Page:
Punishing the U.K. will not solve the question of how to operate a common currency in the absence of a common fiscal policy among countries with disparate economic capacities, or of how to define a union whose ability to achieve common political strategies lags fundamentally behind its economic and administrative capacities.
By the same token, Britain needs to put forward the concept of autonomy for which its people voted in a manner that embraces ultimate cooperation. Britain and Europe together must consider how they might return, at least partially, to their historical role as shapers of international order.
In recent decades, Europe has retreated to the conduct of soft power. But besieged as it is on almost all frontiers by upheavals and migration, Europe, including Britain, can avoid turning into a victim of circumstance only by assuming a more active role. These vistas cannot yet be discussed at a geopolitical level, but the EU’s leaders should be able to form discrete and discreet panels for exploring them. In this manner, the Leave vote can serve as a catharsis.
The United States has encouraged the European Union from its beginning but has had difficulty adjusting to the achievement that followed. When the EU idea was first put forward by Jean Monnet at the end of World War II and advanced by the Marshall Plan, the U.S. was the indispensable contributor for international security and economic progress. Given the recovery of contemporary Europe, the American role needs to be redefined to a new kind of leadership, moving from dominance to persuasion.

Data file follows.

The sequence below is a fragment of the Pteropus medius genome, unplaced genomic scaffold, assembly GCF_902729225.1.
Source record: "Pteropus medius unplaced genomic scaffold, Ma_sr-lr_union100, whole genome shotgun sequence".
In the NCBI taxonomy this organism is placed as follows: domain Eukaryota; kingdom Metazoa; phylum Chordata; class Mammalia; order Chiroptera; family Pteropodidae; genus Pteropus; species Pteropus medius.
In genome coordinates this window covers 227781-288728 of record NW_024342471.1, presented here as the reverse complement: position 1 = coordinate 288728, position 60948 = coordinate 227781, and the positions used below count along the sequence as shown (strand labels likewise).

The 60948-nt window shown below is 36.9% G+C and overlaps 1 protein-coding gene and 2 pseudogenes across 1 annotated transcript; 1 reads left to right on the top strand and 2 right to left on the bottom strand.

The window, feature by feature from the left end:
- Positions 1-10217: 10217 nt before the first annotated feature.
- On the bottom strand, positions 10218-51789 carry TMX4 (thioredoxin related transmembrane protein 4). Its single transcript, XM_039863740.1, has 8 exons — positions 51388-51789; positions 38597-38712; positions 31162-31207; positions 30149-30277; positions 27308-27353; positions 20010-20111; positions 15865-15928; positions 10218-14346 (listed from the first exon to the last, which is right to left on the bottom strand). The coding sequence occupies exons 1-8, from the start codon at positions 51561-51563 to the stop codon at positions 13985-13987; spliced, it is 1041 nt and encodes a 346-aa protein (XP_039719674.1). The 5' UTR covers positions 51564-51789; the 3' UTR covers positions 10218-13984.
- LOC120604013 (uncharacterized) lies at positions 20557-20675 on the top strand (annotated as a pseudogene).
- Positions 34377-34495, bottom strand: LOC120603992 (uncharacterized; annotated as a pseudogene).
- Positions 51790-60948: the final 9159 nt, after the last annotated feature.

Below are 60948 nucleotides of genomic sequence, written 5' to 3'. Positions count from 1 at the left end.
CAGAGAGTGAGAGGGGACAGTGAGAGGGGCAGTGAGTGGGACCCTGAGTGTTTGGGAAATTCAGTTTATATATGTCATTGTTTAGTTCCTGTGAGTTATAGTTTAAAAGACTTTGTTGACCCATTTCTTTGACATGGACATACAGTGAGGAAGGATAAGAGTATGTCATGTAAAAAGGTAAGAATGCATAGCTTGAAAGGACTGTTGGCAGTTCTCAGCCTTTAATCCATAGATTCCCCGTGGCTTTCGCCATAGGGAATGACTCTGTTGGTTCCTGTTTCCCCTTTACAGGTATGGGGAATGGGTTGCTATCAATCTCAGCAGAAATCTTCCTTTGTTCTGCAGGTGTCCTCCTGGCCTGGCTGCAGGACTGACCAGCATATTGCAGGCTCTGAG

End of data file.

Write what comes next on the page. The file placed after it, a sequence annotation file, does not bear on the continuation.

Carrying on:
The manner in which the U.S. administration and other advocates of Remain sought to influence the Brexit vote illustrates the point. The threat that without the support of Europe, a solitary Britain would move to the end of the line in negotiations with Washington reversed the historical sequence of that relationship. The “special relationship” is founded in the origins of America, in a common language and in a comparable system of political values reinforced by fighting together in common wars. The idea of the special relationship was enunciated by Winston Churchill not as a refutation of a multilateral world, but as the guarantor of its values in the hard times sure to follow World War II.